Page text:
I was saddened today to learn that Dr Vandana Shiva was unable to travel to Calgary for her public presentation for the Calgary Peace Prize 2011. However, even after learning of this bad news, I decided to go to the event anyway, as an impressive lineup of speakers had been retained on very short notice. While I was disappointed that Dr Shiva was not there, I was thoroughly impressed with the speeches and presentations delivered by the panel.
Unsurprisingly, the primary focus of the panel members’ speeches was on food democracy, food security, and sustainability. Some speakers even spoke at length about urban agriculture, which is something I’ve become very interested in of late (you may have noticed this if you’ve seen my blog recently).
Seeing as a focus of the evening was on sustainability, though, I was somewhat surprised that only the final speaker of the evening (a gentleman whose name I cannot recall, but who delivered a very long but excellent speech) who alluded to (but did not explicitly state) the definition of sustainability that came out of the Bruntland Commission in 1987:
Sustainable development is development that meets the needs of the present without compromising the ability of future generations to meet their own needs. It contains within it two key concepts: the concept of ‘needs’, in particular the essential needs of the world’s poor, to which overriding priority should be given; and the idea of limitations imposed by the state of technology and social organization on the environment’s ability to meet present and future needs. (Our Common Future, 1987)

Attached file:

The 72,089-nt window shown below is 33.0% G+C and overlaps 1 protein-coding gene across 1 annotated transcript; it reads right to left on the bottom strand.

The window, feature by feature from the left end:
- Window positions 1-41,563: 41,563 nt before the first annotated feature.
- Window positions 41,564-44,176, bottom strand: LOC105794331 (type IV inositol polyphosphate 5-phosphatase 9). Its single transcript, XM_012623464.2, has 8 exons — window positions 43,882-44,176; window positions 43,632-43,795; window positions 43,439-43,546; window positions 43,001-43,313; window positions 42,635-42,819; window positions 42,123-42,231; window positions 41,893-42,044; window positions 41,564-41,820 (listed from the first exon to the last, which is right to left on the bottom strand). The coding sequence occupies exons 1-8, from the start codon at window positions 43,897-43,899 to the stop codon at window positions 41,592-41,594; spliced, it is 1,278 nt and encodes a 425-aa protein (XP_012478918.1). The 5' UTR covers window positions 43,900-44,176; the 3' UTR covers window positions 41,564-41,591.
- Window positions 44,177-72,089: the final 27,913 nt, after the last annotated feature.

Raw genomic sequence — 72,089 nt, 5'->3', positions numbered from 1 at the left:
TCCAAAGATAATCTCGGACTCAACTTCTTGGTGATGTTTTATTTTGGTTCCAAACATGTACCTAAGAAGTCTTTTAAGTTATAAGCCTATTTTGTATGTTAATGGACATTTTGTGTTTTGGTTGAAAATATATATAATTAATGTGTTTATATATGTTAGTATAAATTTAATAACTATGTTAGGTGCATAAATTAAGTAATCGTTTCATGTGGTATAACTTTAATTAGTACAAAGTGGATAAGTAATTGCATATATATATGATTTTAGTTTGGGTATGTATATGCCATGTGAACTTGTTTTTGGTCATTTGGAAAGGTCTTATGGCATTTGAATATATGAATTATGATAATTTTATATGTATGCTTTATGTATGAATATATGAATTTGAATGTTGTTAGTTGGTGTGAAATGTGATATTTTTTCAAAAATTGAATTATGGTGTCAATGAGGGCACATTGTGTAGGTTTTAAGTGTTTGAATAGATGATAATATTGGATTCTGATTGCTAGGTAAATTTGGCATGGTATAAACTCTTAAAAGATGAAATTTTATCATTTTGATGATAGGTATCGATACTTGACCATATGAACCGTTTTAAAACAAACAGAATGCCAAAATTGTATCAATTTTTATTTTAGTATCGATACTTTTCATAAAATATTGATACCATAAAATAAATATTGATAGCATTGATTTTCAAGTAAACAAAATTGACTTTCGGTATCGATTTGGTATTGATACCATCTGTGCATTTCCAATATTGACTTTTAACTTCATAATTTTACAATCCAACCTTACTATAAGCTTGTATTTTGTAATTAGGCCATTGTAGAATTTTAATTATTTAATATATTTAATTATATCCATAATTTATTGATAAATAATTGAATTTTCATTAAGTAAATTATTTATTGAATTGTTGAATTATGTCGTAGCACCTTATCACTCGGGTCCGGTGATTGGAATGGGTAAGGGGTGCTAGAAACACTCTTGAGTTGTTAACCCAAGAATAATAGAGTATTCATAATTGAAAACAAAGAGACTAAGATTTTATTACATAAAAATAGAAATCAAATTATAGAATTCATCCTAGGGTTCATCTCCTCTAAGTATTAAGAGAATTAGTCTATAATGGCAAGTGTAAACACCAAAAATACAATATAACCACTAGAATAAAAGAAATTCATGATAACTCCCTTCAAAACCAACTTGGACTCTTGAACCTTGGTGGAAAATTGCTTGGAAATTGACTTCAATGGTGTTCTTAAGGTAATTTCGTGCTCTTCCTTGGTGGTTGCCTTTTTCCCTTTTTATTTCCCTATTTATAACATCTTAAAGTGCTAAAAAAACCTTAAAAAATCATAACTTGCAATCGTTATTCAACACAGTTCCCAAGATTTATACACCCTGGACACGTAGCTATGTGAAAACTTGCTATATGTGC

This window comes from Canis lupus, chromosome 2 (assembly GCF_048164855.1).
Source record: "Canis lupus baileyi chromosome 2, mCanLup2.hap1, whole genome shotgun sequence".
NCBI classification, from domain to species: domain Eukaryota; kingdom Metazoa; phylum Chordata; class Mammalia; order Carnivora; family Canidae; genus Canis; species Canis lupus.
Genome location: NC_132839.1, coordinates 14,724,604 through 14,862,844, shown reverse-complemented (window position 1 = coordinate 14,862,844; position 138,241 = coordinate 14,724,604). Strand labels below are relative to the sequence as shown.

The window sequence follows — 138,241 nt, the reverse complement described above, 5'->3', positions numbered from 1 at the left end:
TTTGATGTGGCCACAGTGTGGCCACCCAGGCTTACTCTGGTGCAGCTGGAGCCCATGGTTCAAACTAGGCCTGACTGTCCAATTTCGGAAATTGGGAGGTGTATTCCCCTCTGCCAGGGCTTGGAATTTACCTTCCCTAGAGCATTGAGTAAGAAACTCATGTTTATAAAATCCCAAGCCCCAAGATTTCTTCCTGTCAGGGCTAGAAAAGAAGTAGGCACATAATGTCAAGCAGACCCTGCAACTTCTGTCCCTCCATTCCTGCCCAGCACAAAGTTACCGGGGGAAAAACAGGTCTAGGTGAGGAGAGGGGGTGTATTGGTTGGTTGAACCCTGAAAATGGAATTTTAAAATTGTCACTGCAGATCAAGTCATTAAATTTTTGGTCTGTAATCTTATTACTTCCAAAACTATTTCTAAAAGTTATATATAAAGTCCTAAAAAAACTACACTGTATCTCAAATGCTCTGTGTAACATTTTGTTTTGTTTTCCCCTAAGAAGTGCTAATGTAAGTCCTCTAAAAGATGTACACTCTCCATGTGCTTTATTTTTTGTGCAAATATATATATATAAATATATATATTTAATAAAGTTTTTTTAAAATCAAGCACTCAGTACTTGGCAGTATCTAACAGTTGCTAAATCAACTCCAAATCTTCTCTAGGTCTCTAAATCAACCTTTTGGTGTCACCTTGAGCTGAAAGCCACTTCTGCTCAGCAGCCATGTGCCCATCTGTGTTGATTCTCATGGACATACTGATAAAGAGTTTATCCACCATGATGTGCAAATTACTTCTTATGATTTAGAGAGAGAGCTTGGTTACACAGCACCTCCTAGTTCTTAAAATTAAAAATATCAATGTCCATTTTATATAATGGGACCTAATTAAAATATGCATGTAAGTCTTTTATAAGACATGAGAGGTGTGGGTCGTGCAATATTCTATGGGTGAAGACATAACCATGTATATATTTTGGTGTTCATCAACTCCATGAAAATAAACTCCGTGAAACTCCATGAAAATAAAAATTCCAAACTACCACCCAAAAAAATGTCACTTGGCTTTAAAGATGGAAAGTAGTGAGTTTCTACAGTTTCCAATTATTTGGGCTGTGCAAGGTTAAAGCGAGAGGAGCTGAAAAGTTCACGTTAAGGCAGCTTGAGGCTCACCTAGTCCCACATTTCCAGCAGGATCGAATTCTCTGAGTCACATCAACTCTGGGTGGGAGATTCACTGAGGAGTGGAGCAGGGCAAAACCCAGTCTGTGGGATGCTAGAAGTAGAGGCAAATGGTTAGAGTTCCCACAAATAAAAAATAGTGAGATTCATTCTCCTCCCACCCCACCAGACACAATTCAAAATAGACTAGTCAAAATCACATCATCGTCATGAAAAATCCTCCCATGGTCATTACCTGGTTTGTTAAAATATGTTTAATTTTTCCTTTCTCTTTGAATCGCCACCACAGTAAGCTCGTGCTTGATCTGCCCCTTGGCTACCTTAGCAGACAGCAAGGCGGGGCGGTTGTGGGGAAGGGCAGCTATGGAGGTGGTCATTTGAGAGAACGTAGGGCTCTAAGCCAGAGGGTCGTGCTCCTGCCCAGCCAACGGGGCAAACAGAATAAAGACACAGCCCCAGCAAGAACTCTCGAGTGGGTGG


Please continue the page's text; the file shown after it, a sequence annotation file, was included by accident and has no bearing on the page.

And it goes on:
This is a key concept that has been emphasized time and again in courses for Sait Polytechnic’s Environmental Technology (EVT) program. In conjunction with this definition is the premise that, in order to be sustainable, one must balance the environmental, social, and economic domains. This is most often thought of in terms of government implementation, and is represented by the simple Venn diagram:It does not take a genius to see that fulfilling the demand of sustainability can be a tall order in any political climate. With her campaign for food security, food democracy, and sustainability, Dr Shiva is making great strides. She has already made great progress in India, and her voice is getting louder in the West. I just hope that the reason the good doctor was unable to speak to us tonight was because of a visa SNAFU and not politically motivated. One can never be too sure these days.